A change in the traditional system used by doctors can cut unnecessary bacterial culture tests to detect UTI by 50 percent. Photo by Imging/Shutterstock
Feb. 21 (UPI) -- A new discovery by researchers could drastically cut down on the cost of unnecessary tests for urinary tract infections, a study says.
A change in the traditional system used by doctors can cut unnecessary bacterial culture tests to detect UTI by 50 percent, according to research published Thursday in the journal Infection Control and Hospital Epidemiology.
"Over-testing for UTIs drives up health-care costs and leads to unnecessary antibiotic use which spreads antibiotic resistance," senior author and infectious diseases specialist David K. Warren, a researcher at Washington University School of Medicine and study author, said in a news release.
UTIs are brought on by bacteria that can lead to infection in the bladder. If left untreated, a UTI can cause burning and pain during urination.
Traditionally, doctors would give patients bacteria culture tests, even without UTI symptoms.
"Ordering tests when the patient needs them is a good thing. But ordering tests when it's not indicated wastes resources and can subject patients to unnecessary treatment. We were able to reduce the number of tests ordered substantially without diminishing the quality of care at all, and at a substantial cost savings," Warren said.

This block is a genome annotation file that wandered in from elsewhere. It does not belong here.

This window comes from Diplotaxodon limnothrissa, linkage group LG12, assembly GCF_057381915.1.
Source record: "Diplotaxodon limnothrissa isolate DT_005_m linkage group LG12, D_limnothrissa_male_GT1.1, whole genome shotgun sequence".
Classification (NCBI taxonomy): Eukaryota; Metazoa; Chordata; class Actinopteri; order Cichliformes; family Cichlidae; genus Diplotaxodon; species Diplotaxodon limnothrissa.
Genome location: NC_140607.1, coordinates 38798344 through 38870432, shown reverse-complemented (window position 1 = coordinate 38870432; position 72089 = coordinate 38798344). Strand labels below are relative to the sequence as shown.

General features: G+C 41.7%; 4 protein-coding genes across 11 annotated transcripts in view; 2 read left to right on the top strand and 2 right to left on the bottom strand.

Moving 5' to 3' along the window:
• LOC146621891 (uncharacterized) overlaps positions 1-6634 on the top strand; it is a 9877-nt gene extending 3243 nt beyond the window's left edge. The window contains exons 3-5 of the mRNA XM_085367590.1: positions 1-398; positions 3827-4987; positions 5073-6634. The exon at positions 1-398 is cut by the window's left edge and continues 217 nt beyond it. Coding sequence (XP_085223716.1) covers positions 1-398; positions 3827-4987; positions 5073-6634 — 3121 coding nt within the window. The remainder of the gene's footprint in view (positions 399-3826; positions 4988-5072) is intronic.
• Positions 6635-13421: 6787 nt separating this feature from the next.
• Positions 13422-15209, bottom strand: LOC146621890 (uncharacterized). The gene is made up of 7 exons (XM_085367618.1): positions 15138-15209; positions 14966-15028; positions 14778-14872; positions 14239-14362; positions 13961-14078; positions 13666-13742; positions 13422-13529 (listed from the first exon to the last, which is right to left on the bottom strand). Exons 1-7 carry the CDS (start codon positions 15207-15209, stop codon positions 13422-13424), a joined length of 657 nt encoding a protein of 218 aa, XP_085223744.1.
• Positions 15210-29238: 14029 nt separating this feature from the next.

The new recommendations call for physicians to use a urine dipstick test, which can pick up inflammatory cells that indicate an infection that signals UTI.
But giving a test that detects bacteria and not an infection could lead a doctor to needlessly prescribe antibiotics to a patient.
UTIs, however, are serious and can lead to kidney infections.
"Doctors get stuck with a result they don't know how to interpret and often prescribe antibiotics because that seems like the safest path to take," said Warren, who is also medical director for infection prevention at Barnes-Jewish Hospital.
"Everyone always worries that by ordering fewer urine cultures we might miss some UTIs, but we showed that we did not," Warren said.